Friday, April 1, 2011

News Flash: Breastfeeding and Later Solid Food Introduction are Protective against Obesity in Young Children

A 2007 report from the CDC showed that 3 out of every 4 new mothers in the United States initiate breastfeeding. However, only 33% are exclusively breastfeeding at 3 months. That means 64% of babies nationally are at least partially formula-fed. (1) A 2011 study, that received widespread news coverage, now shows that formula-fed babies are at higher risk of obesity at age 3. Among those that are formula-fed and started on solid foods before 4 months of age, the risk of obesity at age 3 is even greater. (2)

Recommendations vs. Reality
Currently, 26% of infants in the US are introduced to solid foods before 4 months-of-age and, while the World Health Organization (WHO) and the American Academy of Pediatrics (AAP) Breastfeeding Section recommend introduction of solid foods at 6 months of age, many pediatricians (and even the AAP Committee on Nutrition) continue to endorse starting solids between 4-6 months of age. However, a recent study may provide more proof that starting solid foods before 4 months of age could have negative effects lasting into early childhood. (2)

Pediatrics recently published the results from a large study conducted at Harvard that compared age of solid food introduction (less than 4 months, 4-5 months or ≥6 months) and risk of later obesity in preschoolers. (2) Sixty seven percent of infants in the study were “breastfed” (defined as at least partly breastfeeding) at 4 months-of-age and 33% were “formula-fed” (defined as never breastfed or breastfed less than 4 months). Two factors were linked to increased obesity risk at age 3:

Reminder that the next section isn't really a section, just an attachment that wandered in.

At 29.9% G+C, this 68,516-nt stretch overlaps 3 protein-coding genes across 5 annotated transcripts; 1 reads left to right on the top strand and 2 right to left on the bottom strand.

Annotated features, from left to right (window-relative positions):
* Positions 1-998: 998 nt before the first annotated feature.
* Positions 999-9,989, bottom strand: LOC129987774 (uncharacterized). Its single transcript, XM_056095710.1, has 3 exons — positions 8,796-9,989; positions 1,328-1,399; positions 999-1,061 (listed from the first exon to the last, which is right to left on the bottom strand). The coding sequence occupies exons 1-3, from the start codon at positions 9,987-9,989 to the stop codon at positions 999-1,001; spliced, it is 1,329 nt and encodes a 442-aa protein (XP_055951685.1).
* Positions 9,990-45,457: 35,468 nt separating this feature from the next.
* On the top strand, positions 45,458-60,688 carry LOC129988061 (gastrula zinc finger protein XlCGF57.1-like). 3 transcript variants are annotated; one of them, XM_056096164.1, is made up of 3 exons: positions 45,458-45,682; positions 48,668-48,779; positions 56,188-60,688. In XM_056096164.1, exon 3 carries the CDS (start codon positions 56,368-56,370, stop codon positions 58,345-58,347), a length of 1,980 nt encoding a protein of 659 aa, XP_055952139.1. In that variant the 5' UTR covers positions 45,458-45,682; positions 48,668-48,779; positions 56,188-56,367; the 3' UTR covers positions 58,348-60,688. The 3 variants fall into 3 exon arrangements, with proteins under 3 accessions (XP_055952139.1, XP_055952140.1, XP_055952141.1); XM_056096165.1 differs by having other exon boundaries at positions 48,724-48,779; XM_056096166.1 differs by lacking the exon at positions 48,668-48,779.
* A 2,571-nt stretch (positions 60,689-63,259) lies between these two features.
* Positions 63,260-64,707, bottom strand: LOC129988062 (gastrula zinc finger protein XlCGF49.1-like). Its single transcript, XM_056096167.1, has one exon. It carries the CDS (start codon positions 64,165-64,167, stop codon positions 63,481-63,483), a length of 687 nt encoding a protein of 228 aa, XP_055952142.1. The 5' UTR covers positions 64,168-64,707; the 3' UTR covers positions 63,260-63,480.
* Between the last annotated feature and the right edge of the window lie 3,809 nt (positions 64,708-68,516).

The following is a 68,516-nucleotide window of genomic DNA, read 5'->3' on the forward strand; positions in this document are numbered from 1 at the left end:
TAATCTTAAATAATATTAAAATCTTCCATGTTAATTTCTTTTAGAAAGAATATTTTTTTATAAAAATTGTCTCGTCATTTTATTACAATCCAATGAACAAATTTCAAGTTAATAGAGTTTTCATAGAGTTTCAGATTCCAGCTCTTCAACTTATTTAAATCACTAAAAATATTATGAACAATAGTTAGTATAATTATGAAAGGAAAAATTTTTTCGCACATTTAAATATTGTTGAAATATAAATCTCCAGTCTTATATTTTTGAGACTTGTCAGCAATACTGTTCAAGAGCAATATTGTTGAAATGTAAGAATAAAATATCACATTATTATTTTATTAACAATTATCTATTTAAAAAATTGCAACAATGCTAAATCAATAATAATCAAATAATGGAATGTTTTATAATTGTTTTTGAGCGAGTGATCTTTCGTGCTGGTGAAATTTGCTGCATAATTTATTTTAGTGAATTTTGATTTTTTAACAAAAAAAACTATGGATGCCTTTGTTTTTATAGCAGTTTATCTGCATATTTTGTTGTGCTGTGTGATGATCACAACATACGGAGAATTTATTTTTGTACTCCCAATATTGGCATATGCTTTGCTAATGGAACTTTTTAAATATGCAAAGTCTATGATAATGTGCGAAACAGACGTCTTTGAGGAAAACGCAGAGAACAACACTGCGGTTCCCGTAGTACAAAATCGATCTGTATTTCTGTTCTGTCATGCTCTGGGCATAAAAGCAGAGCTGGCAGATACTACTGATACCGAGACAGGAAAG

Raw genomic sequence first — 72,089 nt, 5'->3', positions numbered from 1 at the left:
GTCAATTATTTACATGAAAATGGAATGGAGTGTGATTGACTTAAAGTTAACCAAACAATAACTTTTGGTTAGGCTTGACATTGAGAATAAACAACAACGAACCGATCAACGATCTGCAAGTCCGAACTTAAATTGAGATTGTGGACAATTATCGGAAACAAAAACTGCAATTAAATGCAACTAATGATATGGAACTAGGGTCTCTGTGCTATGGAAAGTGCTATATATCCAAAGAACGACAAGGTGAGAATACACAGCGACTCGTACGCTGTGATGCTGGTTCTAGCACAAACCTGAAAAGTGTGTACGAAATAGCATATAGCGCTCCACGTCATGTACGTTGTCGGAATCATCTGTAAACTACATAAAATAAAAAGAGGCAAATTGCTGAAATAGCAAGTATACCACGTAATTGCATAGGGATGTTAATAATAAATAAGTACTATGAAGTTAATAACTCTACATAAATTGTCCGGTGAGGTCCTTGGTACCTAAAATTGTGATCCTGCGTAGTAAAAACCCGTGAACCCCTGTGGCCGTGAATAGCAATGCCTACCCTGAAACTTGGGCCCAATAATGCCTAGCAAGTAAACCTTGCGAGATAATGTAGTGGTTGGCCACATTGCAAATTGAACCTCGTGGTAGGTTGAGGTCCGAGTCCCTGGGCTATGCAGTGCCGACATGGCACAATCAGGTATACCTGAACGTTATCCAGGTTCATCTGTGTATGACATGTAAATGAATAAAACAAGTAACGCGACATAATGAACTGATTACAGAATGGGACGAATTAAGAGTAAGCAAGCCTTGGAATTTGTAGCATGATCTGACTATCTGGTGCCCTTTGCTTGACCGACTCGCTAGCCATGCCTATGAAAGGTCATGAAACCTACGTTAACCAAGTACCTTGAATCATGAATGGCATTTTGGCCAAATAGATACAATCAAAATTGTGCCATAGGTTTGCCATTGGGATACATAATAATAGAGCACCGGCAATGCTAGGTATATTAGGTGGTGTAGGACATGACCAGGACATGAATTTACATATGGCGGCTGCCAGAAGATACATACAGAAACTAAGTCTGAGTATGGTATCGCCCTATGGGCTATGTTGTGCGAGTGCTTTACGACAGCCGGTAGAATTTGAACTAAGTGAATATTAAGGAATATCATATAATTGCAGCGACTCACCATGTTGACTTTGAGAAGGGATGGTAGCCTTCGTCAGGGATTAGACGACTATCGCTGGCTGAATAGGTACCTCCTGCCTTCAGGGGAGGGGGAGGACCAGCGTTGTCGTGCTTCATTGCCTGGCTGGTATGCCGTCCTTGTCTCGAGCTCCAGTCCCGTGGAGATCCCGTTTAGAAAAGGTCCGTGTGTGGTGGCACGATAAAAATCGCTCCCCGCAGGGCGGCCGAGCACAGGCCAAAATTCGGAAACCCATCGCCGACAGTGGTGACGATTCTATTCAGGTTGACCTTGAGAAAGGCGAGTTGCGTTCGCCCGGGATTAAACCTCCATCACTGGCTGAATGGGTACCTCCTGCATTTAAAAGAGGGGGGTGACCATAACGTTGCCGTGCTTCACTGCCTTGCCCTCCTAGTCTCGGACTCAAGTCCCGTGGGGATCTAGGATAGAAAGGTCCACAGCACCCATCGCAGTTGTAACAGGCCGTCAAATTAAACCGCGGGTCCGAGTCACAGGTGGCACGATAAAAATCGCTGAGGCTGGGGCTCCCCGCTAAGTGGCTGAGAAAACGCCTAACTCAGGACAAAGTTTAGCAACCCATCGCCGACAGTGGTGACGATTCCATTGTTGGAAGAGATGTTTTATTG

1. Early solid food introduction among babies who were never breastfed or were breastfed for less than 4 months - Those introduced to solids before 4 months-of-age had a 6-fold increase in odds of obesity at 3 years-of-age. Interestingly, early introduction of solid foods in babies who were at least partly breastfed for more than 4 months had no effect on later obesity, and moms who “breastfed” for longer than 4 months were less likely (8% compared to 33%) to start solid foods early compared to “formula-fed” babies and babies who breastfed less than 4 months. (2)

2. Breastfeeding Status - Breastfeeding status was also connected to obesity at age 3 years, with almost double the percentage of “formula-fed” babies obese compared to babies breastfed at least 4 months. (2)

What does all of this mean?
With 1/4 of babies in the US never breastfed and 1/2 breastfed for less than 4 months, delaying solid food introduction until after 4 months-of-age may be an important step towards decreasing obesity in young children. (2) Other studies also indicate that introduction of solid foods before 4 months of age is associated with rapid weight gain in infancy and higher body fat or weight in childhood. (3,4) Also, breastfeeding, even partly, for at least 4 months may be protective against early childhood obesity. (2) This is not to say that babies don’t reap added benefits when exclusively breastfed (such as reduced risk of gastrointestinal and respiratory illness, Sudden Infant Death Syndrome (SIDS) and allergies, to name a few)! (5) However, this particular study only compared breastfed (at least partly breastfed for at least 4 months) to formula-fed (breastfed less than 4 months or fed only formula) infants.

It’s also important to note that while it is recommended to delay solids until close to 6months-of-age, developmental signs of readiness for solid foods must still be observed in the infant before solid foods are introduced. For more information about what developmental signs to look for and which foods to feed first, click here.

Next time: Baby Behavior during illness

1. CDC Breastfeeding Report Card –– United States, 2010. Web. 28 Mar. 2011.
2. Huh SY, Rifas-Shiman SL, Taveras EM, Oken E, Gillman MW. Timing of Solid Food Introduction and Risk of Obesity in Preschool-Aged Children. Pediatrics. 2011 Mar;127 (3):e544-51.
3. Baker JL, Michaelsen KF, Rasmussen KM, Sørensen TI. Maternal prepregnant body mass index, duration of breastfeeding, and timing of complementary food introduction are associated with infant weight gain. Am J Clin Nutr. 2004;80(6):1579-88.
4. Kim J, Peterson KE. Association of infant child care with infant feeding practices and weight gain among US infants. Arch Pediatr Adolesc Med. 2008;162(7):627-33.
5. Kramer MS, Kakuma R. The Optimal Duration of Exclusive Breastfeeding: A Systematic Review. WHO, 2002.

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